It has been 20 years since Matthew Fox was expelled from the Dominican order after a 12-year battle with then-Cardinal Joseph Ratzinger and the Congregation for the Doctrine of the Faith. In the decades since, Fox has continued writing, teaching and ministering to various communities. In 1994, he was welcomed into the Anglican Communion as an Episcopal priest. Fox has authored 28 books, the most recent being The Pope's War: Why Ratzinger's Secret Crusade Has Imperiled the Church and How It Can Be Saved. The book has been translated into German, and the Italian version will be released this week.
Grace on the Margins
"What response does seeing human suffering demand of us?"
This question, which opens the new documentary An Encounter with Simone Weil, couldn't be timelier. From the unfathomable violence in Syria and Afghanistan to the epidemics of disease and famine in the global South, the suffering in our world is so overwhelming it is difficult to conceive of any response, let alone an adequate one.
As painful as it has been to hear the story of Barbara Johnson, an openly lesbian woman who was denied Communion at her mother's funeral last week, I have been heartened by the national attention the story has received.
Those who read NCR are sadly aware that many Catholics, whether gay, lesbian, transgendered, divorced, cohabitating or pro-choice, have been either denied the Eucharist or threatened with denial of the Eucharist.
I didn't set out on Ash Wednesday not wanting to participate in its rituals. To be perfectly honest, it wasn't until I was on a ferryboat ride to Manhattan and saw the foreheads of some of the passengers that I even realized it was Ash Wednesday.
How could I have forgotten? I was at a church event the previous weekend and was reminded of the day and time of the community's service.
"One of the well known truisms in ethics is that good moral judgments depend in part on good facts."
So wrote Dr. Ron Hamel, senior director of ethics for the Catholic Health Association of the United States (CHA) in the January-February 2010 issue of their journal Health Progress.
This edition of Health Progress focused on emergency contraception, particularly on the just treatment of women who check into hospital emergency rooms after suffering rape.
When Archbishop Timothy Dolan's initial reaction to President Barack Obama's compromise on the contraception mandate was "It's a step in the right direction," I knew it was too good to be true.
I knew this because, the night before the compromise was announced, I had listened carefully to Anthony Picarello, general counsel for the USCCB, imply that the bishops were seeking conscience exemptions for far more entities than Catholic institutions. As he said on PBS's "Newshour," the exemptions should cover "both religious employers and employers with religious people running them or other people of conviction who are running them."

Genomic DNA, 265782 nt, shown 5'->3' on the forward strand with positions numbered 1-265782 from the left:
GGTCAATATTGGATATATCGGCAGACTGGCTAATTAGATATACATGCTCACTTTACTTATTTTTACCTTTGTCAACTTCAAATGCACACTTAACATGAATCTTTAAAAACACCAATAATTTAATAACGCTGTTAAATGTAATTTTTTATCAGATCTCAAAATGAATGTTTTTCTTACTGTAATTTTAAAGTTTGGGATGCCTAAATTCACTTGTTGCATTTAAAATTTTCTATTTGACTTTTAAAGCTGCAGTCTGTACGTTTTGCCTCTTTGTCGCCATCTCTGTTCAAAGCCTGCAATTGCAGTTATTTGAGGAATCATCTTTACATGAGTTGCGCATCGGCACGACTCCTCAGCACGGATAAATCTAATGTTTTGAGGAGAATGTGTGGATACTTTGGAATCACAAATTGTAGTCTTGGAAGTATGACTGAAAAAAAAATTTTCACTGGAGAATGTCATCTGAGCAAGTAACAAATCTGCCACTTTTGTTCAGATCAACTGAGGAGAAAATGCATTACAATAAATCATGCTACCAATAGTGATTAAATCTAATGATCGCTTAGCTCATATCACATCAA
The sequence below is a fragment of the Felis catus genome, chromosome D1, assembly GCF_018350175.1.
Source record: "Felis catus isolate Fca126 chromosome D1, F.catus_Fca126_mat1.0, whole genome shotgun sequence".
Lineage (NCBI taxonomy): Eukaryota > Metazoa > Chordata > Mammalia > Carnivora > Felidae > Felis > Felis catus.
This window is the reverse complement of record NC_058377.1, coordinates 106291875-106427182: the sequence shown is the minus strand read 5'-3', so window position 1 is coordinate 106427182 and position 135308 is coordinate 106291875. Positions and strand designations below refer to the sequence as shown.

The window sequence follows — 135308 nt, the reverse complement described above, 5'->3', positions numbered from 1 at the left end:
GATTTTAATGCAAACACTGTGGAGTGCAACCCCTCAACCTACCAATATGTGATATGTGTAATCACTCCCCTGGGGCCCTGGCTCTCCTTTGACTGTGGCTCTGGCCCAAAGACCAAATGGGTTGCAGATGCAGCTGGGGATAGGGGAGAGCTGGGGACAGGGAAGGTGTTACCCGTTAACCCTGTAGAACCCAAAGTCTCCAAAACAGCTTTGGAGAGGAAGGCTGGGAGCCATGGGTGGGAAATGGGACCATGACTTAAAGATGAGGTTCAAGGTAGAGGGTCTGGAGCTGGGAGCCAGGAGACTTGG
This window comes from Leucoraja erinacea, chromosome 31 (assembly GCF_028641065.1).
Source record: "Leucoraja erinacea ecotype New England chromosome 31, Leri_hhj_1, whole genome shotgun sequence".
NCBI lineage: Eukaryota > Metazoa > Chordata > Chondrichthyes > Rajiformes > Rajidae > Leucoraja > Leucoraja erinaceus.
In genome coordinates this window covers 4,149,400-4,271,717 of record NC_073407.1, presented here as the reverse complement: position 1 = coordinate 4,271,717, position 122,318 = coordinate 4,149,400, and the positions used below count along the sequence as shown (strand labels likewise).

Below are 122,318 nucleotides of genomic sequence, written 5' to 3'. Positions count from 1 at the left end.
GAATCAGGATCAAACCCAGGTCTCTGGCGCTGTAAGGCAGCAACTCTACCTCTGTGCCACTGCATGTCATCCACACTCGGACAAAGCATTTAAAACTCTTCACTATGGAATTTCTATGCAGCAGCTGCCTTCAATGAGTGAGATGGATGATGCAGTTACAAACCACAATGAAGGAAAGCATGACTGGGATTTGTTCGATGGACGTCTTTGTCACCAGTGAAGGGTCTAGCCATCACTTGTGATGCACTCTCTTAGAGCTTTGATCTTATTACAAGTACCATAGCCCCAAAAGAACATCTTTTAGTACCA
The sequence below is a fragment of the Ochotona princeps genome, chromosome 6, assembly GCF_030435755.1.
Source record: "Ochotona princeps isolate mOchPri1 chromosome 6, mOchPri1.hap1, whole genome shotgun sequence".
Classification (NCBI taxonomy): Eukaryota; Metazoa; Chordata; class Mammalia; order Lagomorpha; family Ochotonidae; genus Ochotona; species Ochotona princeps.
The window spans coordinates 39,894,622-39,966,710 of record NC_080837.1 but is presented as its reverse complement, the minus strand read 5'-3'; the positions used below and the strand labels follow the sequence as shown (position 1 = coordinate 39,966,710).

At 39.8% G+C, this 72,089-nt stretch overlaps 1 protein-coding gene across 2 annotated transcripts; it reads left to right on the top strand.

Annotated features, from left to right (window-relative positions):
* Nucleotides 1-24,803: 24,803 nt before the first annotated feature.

Editor's note: Starting this week, Jamie Manson's column, Grace on the Margins, will be posted on Mondays.
As the battle over contraception coverage raged in our national debate last week, a small report on "PBS NewsHour" demonstrated the devastating effects that the Catholic church's ban on contraception has on poor nations.
Of all of the reactions that I've read to the Department of Health and Human Service's refusal to change the rules on contraception coverage, I've noticed that few commentators have referred to the formal name of the government mandate the bishops are fighting.
The provision is called the Affordable Care Act. This new law is intended to ensure the just treatment of women and couples who cannot afford adequate medical treatment when it comes to contraceptives and who want to raise families in a safe, responsible manner.
Is it me, or are a lot of young women kicking butt on the silver screen lately?
Today, not one, but two movies will be released that promise to deliver female lead characters with a supernatural command of martial arts and some very big guns.
The trailer to the forthcoming Haywire opens with a question: "She is our nation's most valuable weapon, so why did they betray her?"
Next, we see actress Gina Carano's character talking to a brute who is trying to coerce her into his car. After he strikes her, she retaliates with a series of sweep kicks, punches and, finally, a slap in the face with a gun that sends his teeth flying.
But that's only the beginning. What follows is a manic montage of Carano's extraordinary acts of violence against men. One is strangled, one is shot in the neck at close range, and another, after being knocked out, gets a steel storefront gate dropped across his abdomen. "You'd better run," Carano snarls at the trailer's conclusion.
They receive millions each year in state and federal aid.
They pay no taxes on their profits or on their houses of worship.
And now they want special exemptions from civil rights laws.
On Thursday, five U.S. bishops, including Cardinal-designate Timothy Dolan, deepened their union with right-wing religious organizations by signing an open letter titled "Marriage and Religious Freedom: Fundamental Goods that Stand or Fall Together."
The missive, which is addressed to religious leaders and "all Americans," is the latest addition to the ongoing push by conservative religious leaders to maintain what they see as their right to discriminate against committed gay and lesbian couples.